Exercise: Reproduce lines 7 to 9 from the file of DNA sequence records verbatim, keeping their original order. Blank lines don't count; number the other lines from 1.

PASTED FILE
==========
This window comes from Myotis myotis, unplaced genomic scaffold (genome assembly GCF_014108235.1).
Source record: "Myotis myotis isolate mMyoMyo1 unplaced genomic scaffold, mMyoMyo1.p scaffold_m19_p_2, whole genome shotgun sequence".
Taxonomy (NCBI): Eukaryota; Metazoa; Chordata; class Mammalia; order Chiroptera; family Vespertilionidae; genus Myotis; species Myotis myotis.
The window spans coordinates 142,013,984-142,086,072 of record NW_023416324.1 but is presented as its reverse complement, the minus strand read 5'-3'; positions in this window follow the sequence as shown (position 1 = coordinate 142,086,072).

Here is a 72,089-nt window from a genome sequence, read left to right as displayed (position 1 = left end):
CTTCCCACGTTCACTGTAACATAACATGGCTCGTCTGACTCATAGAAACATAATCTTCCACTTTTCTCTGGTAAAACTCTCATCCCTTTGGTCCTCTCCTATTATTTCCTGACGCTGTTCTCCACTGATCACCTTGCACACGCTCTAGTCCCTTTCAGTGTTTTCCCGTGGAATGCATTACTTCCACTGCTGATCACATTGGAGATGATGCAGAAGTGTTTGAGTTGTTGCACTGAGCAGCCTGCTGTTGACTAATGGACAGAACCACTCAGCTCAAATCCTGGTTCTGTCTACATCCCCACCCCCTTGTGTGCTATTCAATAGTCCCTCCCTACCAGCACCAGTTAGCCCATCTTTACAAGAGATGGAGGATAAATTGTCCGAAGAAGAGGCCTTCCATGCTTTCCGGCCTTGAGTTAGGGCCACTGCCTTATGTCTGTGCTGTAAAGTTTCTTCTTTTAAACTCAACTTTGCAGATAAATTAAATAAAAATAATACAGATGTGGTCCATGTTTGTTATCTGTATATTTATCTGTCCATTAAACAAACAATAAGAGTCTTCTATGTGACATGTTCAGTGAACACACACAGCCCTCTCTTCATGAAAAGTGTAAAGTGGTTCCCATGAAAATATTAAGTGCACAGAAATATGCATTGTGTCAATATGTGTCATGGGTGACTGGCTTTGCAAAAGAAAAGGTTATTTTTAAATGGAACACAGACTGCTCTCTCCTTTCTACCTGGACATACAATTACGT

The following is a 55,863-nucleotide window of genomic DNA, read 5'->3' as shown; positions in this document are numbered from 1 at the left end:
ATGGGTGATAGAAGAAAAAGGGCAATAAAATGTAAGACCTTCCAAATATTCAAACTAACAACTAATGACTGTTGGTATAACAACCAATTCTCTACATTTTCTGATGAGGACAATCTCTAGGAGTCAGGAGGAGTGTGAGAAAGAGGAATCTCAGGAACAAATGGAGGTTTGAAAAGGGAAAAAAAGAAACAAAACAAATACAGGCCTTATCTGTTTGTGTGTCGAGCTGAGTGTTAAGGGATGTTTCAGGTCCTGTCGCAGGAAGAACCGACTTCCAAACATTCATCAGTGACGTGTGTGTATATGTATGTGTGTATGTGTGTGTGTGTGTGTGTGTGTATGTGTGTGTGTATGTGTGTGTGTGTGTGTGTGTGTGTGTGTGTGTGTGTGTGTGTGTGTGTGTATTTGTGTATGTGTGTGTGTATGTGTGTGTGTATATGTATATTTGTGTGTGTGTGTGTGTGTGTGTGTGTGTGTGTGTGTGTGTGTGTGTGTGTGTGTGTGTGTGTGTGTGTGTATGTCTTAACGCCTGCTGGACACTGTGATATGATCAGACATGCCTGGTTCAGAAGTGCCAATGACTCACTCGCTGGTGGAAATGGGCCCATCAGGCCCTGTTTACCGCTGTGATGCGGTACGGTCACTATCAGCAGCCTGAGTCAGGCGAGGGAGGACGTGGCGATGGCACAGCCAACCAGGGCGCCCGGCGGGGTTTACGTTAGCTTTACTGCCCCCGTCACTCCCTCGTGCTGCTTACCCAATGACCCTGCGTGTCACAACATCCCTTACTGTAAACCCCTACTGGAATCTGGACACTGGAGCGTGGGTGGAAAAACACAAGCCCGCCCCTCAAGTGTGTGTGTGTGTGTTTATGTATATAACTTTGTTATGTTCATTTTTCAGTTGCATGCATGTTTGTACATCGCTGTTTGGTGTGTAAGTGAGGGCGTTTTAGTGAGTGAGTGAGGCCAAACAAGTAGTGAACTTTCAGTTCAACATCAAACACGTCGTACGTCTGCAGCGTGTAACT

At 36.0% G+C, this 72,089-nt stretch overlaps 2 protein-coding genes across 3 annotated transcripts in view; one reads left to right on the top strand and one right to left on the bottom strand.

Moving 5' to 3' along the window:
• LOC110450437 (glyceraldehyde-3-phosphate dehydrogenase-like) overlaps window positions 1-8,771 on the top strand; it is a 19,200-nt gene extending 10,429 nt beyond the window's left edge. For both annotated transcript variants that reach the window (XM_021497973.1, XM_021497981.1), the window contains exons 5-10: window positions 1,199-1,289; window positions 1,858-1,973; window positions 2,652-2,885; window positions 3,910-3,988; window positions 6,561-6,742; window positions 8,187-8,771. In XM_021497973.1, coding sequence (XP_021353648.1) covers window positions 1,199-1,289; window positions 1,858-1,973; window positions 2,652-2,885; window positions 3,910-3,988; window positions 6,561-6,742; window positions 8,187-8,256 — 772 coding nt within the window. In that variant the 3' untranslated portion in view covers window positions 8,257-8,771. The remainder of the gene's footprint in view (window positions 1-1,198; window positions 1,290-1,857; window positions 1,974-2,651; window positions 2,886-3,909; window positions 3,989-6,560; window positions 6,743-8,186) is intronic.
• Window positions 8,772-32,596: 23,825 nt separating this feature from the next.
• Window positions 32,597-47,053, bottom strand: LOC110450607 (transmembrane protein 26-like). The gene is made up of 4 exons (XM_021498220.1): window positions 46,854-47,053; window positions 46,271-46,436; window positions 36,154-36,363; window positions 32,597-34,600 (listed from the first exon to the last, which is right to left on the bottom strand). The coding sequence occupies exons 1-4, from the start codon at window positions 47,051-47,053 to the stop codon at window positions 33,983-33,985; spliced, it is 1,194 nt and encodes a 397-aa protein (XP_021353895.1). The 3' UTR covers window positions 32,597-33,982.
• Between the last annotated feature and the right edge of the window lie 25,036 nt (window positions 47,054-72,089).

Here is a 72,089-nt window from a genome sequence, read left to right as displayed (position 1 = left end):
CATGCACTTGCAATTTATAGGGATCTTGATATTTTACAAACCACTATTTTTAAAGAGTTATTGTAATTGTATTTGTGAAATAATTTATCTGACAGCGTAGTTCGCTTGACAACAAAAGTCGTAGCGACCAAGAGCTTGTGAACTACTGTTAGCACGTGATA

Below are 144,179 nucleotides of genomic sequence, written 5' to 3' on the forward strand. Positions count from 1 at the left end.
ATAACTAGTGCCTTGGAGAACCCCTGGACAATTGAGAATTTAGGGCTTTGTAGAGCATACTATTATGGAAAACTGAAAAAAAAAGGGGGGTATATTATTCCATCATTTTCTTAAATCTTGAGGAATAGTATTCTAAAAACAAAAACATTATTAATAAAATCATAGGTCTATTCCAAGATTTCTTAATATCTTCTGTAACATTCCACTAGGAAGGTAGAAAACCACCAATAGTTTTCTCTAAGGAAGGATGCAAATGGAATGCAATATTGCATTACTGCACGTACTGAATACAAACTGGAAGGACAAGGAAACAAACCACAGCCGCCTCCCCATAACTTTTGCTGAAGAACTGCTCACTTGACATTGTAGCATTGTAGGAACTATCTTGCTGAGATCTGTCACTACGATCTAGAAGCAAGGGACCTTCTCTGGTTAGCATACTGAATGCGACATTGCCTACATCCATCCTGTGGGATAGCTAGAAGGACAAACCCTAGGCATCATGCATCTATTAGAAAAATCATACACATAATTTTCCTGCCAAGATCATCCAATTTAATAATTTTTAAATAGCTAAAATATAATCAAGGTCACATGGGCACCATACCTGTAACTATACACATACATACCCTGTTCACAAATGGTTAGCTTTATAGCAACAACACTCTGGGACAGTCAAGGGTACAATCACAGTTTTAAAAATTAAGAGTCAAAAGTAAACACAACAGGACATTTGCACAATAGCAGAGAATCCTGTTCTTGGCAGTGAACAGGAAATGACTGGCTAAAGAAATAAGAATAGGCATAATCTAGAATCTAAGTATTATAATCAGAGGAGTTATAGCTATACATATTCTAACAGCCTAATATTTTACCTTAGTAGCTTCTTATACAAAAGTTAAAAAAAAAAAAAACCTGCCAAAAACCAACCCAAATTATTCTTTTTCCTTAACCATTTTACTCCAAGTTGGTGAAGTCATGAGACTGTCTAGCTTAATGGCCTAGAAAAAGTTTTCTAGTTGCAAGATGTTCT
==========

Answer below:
The following is a 55,863-nucleotide window of genomic DNA, read 5'->3' as shown; positions in this document are numbered from 1 at the left end:
ATGGGTGATAGAAGAAAAAGGGCAATAAAATGTAAGACCTTCCAAATATTCAAACTAACAACTAATGACTGTTGGTATAACAACCAATTCTCTACATTTTCTGATGAGGACAATCTCTAGGAGTCAGGAGGAGTGTGAGAAAGAGGAATCTCAGGAACAAATGGAGGTTTGAAAAGGGAAAAAAAGAAACAAAACAAATACAGGCCTTATCTGTTTGTGTGTCGAGCTGAGTGTTAAGGGATGTTTCAGGTCCTGTCGCAGGAAGAACCGACTTCCAAACATTCATCAGTGACGTGTGTGTATATGTATGTGTGTATGTGTGTGTGTGTGTGTGTGTGTATGTGTGTGTGTATGTGTGTGTGTGTGTGTGTGTGTGTGTGTGTGTGTGTGTGTGTGTGTGTGTATTTGTGTATGTGTGTGTGTATGTGTGTGTGTATATGTATATTTGTGTGTGTGTGTGTGTGTGTGTGTGTGTGTGTGTGTGTGTGTGTGTGTGTGTGTGTGTGTGTGTGTGTGTATGTCTTAACGCCTGCTGGACACTGTGATATGATCAGACATGCCTGGTTCAGAAGTGCCAATGACTCACTCGCTGGTGGAAATGGGCCCATCAGGCCCTGTTTACCGCTGTGATGCGGTACGGTCACTATCAGCAGCCTGAGTCAGGCGAGGGAGGACGTGGCGATGGCACAGCCAACCAGGGCGCCCGGCGGGGTTTACGTTAGCTTTACTGCCCCCGTCACTCCCTCGTGCTGCTTACCCAATGACCCTGCGTGTCACAACATCCCTTACTGTAAACCCCTACTGGAATCTGGACACTGGAGCGTGGGTGGAAAAACACAAGCCCGCCCCTCAAGTGTGTGTGTGTGTGTTTATGTATATAACTTTGTTATGTTCATTTTTCAGTTGCATGCATGTTTGTACATCGCTGTTTGGTGTGTAAGTGAGGGCGTTTTAGTGAGTGAGTGAGGCCAAACAAGTAGTGAACTTTCAGTTCAACATCAAACACGTCGTACGTCTGCAGCGTGTAACT

At 36.0% G+C, this 72,089-nt stretch overlaps 2 protein-coding genes across 3 annotated transcripts in view; one reads left to right on the top strand and one right to left on the bottom strand.